many others still take place highlights several weaknesses in the existing
human rights regime. In terms of their language, human rights treaties are
framed as both ideals and benchmarks. Because some rights are resource
dependent, it may not be possible for states to fulfill all rights
immediately. This principle, known as progressive realization, allows for
the gradual improvement of human rights over time, but on the negative
side, it can allow states to fail to prioritize certain rights or certain
types of rights. We may also see retrogressive measures that may chip away
at established rights, such as the invasions of privacy and abuses of
civil liberties resulting from the USA PATRIOT Act and guidelines
justifying maltreatment of detainees authored by now-Attorney General
In times of crisis, we often see politicians
contracting rights and civil liberties in the name of security, when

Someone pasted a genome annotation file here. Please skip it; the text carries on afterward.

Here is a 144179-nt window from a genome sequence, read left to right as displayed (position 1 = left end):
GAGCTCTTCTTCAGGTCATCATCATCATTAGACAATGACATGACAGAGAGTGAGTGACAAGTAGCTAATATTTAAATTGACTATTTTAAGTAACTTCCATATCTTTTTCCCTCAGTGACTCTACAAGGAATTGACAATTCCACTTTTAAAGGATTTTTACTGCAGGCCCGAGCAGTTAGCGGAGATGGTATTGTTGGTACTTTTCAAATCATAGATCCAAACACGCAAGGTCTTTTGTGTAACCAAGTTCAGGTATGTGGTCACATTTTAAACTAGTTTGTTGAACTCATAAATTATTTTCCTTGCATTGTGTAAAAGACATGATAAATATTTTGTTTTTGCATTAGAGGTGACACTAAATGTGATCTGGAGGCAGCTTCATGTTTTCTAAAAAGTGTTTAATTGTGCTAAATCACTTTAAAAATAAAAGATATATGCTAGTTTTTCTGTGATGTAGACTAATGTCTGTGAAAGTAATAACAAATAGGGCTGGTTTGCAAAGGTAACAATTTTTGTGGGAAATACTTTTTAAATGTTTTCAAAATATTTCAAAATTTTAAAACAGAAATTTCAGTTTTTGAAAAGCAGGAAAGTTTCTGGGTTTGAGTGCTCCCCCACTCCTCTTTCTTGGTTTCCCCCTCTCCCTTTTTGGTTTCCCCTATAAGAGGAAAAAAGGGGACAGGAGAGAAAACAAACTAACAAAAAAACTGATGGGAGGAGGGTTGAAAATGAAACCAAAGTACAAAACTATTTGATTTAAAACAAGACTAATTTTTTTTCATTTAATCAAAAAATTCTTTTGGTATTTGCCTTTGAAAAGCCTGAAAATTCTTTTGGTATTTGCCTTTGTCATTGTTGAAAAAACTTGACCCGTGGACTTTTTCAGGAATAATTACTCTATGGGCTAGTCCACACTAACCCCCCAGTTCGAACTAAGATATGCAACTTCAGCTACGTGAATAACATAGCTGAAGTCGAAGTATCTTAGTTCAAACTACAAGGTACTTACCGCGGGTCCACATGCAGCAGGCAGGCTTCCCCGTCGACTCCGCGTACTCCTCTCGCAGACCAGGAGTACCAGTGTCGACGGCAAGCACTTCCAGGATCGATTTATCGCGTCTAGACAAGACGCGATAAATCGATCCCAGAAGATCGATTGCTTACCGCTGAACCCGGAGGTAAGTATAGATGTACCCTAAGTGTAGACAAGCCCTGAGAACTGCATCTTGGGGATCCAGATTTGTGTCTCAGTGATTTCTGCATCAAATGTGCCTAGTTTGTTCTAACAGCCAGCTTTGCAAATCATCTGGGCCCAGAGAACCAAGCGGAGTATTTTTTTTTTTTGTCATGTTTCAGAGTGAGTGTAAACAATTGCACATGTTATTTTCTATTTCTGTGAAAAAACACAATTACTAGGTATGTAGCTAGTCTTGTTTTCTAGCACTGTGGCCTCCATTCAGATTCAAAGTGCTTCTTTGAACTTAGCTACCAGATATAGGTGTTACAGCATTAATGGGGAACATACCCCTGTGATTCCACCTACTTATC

instead we should be calling for their expansion. Just as we have seen
natural rights belonging to Christian, property-owning men expand to the
universal, interdependent and unalienable concept of rights we have now,
so too must we work toward an ever-expanding concept of rights on the
basis of the weaknesses in our existing understanding.
evolution of human rights is not at odds with the values we hear often in
politicians‚ speeches. They widely cite „freedom,š along with principles
of equality, non-discrimination, representation, participation and dignity
as some of the core values of culture and society.
But we must also
challenge the existing system to respect the rights of others outside our
Western value structure. We must promote the expansion of the different
types of rights we value to include economic, social and cultural rights.
And we must call upon civil actors, such as multinational corporations, to
be held accountable to standards of human rights.
It is my hope
that, as we meet on the Quad later this week, we can begin to discuss the
ways in which human rights may be expanded as a tool for negotiating our
differences. Classroom on the Quad will serve as an opportunity for us to
fulfill the vision outlined by U.N. High Commissioner for Human Rights
Louise Arbour, who said: „Human rights are our common heritage, and their
realization depends on the contributions that each and every one of us is
willing to make, individually and collectively, now and in the